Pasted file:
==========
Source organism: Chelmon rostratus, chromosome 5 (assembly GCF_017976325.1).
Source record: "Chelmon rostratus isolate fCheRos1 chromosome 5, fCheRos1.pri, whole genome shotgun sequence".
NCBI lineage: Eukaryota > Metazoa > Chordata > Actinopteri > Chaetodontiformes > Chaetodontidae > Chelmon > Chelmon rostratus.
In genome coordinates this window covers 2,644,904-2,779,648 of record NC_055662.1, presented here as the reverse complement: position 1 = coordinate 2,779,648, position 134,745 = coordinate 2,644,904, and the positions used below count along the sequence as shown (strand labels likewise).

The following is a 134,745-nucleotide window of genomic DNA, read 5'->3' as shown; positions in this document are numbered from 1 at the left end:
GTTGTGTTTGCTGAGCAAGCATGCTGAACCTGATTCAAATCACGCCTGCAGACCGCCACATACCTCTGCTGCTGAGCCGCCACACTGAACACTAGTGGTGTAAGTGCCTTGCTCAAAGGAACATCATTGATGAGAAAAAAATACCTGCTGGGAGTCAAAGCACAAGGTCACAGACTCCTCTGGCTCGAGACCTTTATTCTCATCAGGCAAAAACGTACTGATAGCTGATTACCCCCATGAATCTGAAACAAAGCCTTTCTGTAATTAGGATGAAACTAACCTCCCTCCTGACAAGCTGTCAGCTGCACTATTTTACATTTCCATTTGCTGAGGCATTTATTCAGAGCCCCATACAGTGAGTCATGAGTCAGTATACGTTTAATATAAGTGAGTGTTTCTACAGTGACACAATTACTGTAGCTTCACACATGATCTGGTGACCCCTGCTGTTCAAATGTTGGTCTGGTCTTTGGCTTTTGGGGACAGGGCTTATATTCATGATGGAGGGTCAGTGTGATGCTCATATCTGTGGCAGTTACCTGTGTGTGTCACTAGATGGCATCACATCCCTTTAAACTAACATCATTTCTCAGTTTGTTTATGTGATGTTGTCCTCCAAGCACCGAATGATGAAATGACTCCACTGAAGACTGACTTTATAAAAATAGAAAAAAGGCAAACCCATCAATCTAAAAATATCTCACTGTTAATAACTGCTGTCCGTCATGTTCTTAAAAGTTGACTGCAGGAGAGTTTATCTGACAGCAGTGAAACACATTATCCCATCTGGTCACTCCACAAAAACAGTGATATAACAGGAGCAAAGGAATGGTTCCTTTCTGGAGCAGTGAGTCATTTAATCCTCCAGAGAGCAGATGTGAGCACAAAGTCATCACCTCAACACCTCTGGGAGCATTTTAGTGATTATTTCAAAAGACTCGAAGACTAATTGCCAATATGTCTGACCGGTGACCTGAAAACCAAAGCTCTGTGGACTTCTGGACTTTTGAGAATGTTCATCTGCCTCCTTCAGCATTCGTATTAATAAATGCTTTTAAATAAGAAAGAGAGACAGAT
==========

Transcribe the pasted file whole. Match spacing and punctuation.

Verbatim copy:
Source organism: Chelmon rostratus, chromosome 5 (assembly GCF_017976325.1).
Source record: "Chelmon rostratus isolate fCheRos1 chromosome 5, fCheRos1.pri, whole genome shotgun sequence".
NCBI lineage: Eukaryota > Metazoa > Chordata > Actinopteri > Chaetodontiformes > Chaetodontidae > Chelmon > Chelmon rostratus.
In genome coordinates this window covers 2,644,904-2,779,648 of record NC_055662.1, presented here as the reverse complement: position 1 = coordinate 2,779,648, position 134,745 = coordinate 2,644,904, and the positions used below count along the sequence as shown (strand labels likewise).

The following is a 134,745-nucleotide window of genomic DNA, read 5'->3' as shown; positions in this document are numbered from 1 at the left end:
GTTGTGTTTGCTGAGCAAGCATGCTGAACCTGATTCAAATCACGCCTGCAGACCGCCACATACCTCTGCTGCTGAGCCGCCACACTGAACACTAGTGGTGTAAGTGCCTTGCTCAAAGGAACATCATTGATGAGAAAAAAATACCTGCTGGGAGTCAAAGCACAAGGTCACAGACTCCTCTGGCTCGAGACCTTTATTCTCATCAGGCAAAAACGTACTGATAGCTGATTACCCCCATGAATCTGAAACAAAGCCTTTCTGTAATTAGGATGAAACTAACCTCCCTCCTGACAAGCTGTCAGCTGCACTATTTTACATTTCCATTTGCTGAGGCATTTATTCAGAGCCCCATACAGTGAGTCATGAGTCAGTATACGTTTAATATAAGTGAGTGTTTCTACAGTGACACAATTACTGTAGCTTCACACATGATCTGGTGACCCCTGCTGTTCAAATGTTGGTCTGGTCTTTGGCTTTTGGGGACAGGGCTTATATTCATGATGGAGGGTCAGTGTGATGCTCATATCTGTGGCAGTTACCTGTGTGTGTCACTAGATGGCATCACATCCCTTTAAACTAACATCATTTCTCAGTTTGTTTATGTGATGTTGTCCTCCAAGCACCGAATGATGAAATGACTCCACTGAAGACTGACTTTATAAAAATAGAAAAAAGGCAAACCCATCAATCTAAAAATATCTCACTGTTAATAACTGCTGTCCGTCATGTTCTTAAAAGTTGACTGCAGGAGAGTTTATCTGACAGCAGTGAAACACATTATCCCATCTGGTCACTCCACAAAAACAGTGATATAACAGGAGCAAAGGAATGGTTCCTTTCTGGAGCAGTGAGTCATTTAATCCTCCAGAGAGCAGATGTGAGCACAAAGTCATCACCTCAACACCTCTGGGAGCATTTTAGTGATTATTTCAAAAGACTCGAAGACTAATTGCCAATATGTCTGACCGGTGACCTGAAAACCAAAGCTCTGTGGACTTCTGGACTTTTGAGAATGTTCATCTGCCTCCTTCAGCATTCGTATTAATAAATGCTTTTAAATAAGAAAGAGAGACAGAT